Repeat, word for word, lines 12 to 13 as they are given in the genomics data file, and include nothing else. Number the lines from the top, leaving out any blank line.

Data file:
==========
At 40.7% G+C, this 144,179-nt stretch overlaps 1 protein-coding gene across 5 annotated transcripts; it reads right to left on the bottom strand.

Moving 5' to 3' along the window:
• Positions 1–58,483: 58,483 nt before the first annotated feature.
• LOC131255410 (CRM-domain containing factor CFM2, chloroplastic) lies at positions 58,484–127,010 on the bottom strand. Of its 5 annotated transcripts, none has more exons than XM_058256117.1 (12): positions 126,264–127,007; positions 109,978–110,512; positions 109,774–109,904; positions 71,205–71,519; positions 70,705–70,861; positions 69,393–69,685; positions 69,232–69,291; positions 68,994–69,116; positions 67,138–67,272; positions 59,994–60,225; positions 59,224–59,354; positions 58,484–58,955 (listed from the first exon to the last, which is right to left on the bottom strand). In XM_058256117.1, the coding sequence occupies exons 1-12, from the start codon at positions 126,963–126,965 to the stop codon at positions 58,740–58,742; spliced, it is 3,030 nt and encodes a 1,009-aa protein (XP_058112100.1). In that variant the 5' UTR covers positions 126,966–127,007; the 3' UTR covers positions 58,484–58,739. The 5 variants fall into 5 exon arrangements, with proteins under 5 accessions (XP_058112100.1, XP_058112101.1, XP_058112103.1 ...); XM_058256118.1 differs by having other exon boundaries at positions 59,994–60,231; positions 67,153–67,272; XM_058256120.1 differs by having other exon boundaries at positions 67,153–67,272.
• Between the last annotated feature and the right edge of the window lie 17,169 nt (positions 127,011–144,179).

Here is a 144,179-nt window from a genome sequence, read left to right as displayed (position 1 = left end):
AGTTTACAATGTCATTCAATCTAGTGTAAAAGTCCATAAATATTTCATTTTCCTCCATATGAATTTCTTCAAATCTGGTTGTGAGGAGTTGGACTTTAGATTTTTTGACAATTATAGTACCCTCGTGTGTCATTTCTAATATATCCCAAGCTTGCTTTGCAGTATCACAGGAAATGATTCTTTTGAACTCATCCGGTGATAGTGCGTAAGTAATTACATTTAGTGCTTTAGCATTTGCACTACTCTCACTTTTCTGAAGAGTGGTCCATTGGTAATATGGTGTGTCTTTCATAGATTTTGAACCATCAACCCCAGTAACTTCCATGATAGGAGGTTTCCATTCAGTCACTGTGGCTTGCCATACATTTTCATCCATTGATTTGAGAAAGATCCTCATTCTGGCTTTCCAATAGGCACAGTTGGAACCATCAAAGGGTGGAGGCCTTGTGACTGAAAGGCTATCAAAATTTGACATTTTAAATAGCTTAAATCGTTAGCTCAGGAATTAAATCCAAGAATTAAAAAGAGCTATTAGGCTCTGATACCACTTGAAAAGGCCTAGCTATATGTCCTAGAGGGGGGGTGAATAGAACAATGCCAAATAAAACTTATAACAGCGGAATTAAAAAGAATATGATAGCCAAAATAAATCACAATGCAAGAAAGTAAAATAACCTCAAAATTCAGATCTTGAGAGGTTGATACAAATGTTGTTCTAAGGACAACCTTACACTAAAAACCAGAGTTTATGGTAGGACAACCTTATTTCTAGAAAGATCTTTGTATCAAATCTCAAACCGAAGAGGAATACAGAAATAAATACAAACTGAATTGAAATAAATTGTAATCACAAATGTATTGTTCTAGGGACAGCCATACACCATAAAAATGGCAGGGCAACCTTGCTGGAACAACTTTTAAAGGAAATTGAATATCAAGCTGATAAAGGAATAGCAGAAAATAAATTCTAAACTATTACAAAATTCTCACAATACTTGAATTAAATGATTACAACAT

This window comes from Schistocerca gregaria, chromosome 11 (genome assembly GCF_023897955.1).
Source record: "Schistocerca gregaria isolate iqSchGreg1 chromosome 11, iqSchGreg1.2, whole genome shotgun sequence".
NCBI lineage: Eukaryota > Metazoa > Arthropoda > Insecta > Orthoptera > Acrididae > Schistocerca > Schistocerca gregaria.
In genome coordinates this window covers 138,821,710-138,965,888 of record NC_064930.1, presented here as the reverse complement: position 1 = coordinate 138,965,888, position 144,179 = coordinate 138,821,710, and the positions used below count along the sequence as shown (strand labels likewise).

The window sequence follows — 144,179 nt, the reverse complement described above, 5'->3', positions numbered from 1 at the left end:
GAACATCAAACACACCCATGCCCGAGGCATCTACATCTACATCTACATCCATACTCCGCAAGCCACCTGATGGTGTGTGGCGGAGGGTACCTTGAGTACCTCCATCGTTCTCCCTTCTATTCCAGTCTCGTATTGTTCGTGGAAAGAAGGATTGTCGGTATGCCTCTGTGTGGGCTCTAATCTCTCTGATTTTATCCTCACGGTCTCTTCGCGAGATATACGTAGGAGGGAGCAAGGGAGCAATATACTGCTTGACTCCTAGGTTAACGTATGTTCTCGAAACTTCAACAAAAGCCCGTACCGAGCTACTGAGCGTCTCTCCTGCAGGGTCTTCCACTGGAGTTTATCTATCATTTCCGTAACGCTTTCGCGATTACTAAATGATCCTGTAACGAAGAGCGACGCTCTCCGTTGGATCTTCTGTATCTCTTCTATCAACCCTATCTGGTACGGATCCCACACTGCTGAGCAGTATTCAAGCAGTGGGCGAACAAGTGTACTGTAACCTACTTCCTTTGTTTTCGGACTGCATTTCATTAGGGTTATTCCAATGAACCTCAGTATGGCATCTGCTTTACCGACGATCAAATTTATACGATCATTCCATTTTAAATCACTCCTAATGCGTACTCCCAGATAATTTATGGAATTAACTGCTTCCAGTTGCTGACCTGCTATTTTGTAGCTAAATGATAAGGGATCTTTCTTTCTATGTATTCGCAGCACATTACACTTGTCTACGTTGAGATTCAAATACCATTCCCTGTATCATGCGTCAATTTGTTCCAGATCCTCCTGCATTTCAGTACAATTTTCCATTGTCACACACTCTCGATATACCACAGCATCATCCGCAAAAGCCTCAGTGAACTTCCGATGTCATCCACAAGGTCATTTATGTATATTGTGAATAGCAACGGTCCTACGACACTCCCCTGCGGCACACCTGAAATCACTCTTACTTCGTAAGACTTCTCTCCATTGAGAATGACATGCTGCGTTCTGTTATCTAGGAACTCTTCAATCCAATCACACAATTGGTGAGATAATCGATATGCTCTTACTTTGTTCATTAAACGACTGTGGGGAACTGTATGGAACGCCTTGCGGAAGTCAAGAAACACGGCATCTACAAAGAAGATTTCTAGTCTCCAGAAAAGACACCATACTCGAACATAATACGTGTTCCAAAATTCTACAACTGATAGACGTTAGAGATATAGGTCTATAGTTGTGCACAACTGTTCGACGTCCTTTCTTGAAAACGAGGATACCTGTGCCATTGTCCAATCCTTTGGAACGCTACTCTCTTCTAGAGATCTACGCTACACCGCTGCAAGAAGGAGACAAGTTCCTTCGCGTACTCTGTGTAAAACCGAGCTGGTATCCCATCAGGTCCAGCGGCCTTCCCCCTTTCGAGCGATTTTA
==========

The window sequence follows — 144,179 nt, the reverse complement described above, 5'->3', positions numbered from 1 at the left end:
GAACATCAAACACACCCATGCCCGAGGCATCTACATCTACATCTACATCCATACTCCGCAAGCCACCTGATGGTGTGTGGCGGAGGGTACCTTGAGTACCTCCATCGTTCTCCCTTCTATTCCAGTCTCGTATTGTTCGTGGAAAGAAGGATTGTCGGTATGCCTCTGTGTGGGCTCTAATCTCTCTGATTTTATCCTCACGGTCTCTTCGCGAGATATACGTAGGAGGGAGCAAGGGAGCAATATACTGCTTGACTCCTAGGTTAACGTATGTTCTCGAAACTTCAACAAAAGCCCGTACCGAGCTACTGAGCGTCTCTCCTGCAGGGTCTTCCACTGGAGTTTATCTATCATTTCCGTAACGCTTTCGCGATTACTAAATGATCCTGTAACGAAGAGCGACGCTCTCCGTTGGATCTTCTGTATCTCTTCTATCAACCCTATCTGGTACGGATCCCACACTGCTGAGCAGTATTCAAGCAGTGGGCGAACAAGTGTACTGTAACCTACTTCCTTTGTTTTCGGACTGCATTTCATTAGGGTTATTCCAATGAACCTCAGTATGGCATCTGCTTTACCGACGATCAAATTTATACGATCATTCCATTTTAAATCACTCCTAATGCGTACTCCCAGATAATTTATGGAATTAACTGCTTCCAGTTGCTGACCTGCTATTTTGTAGCTAAATGATAAGGGATCTTTCTTTCTATGTATTCGCAGCACATTACACTTGTCTACGTTGAGATTCAAATACCATTCCCTGTATCATGCGTCAATTTGTTCCAGATCCTCCTGCATTTCAGTACAATTTTCCATTGTCACACACTCTCGATATACCACAGCATCATCCGCAAAAGCCTCAGTGAACTTCCGATGTCATCCACAAGGTCATTTATGTATATTGTGAATAGCAACGGTCCTACGACACTCCCCTGCGGCACACCTGAAATCACTCTTACTTCGTAAGACTTCTCTCCATTGAGAATGACATGCTGCGTTCTGTTATCTAGGAACTCTTCAATCCAATCACACAATTGGTGAGATAATCGATATGCTCTTACTTTGTTCATTAAACGACTGTGGGGAACTGTATGGAACGCCTTGCGGAAGTCAAGAAACACGGCATCTACAAAGAAGATTTCTAGTCTCCAGAAAAGACACCATACTCGAACATAATACGTGTTCCAAAATTCTACAACTGATAGACGTTAGAGATATAGGTCTATAGTTGTGCACAACTGTTCGACGTCCTTTCTTGAAAACGAGGATACCTGTGCCATTGTCCAATCCTTTGGAACGCTACTCTCTTCTAGAGATCTACGCTACACCGCTGCAAGAAGGAGACAAGTTCCTTCGCGTACTCTGTGTAAAACCGAGCTGGTATCCCATCAGGTCCAGCGGCCTTCCCCCTTTCGAGCGATTTTA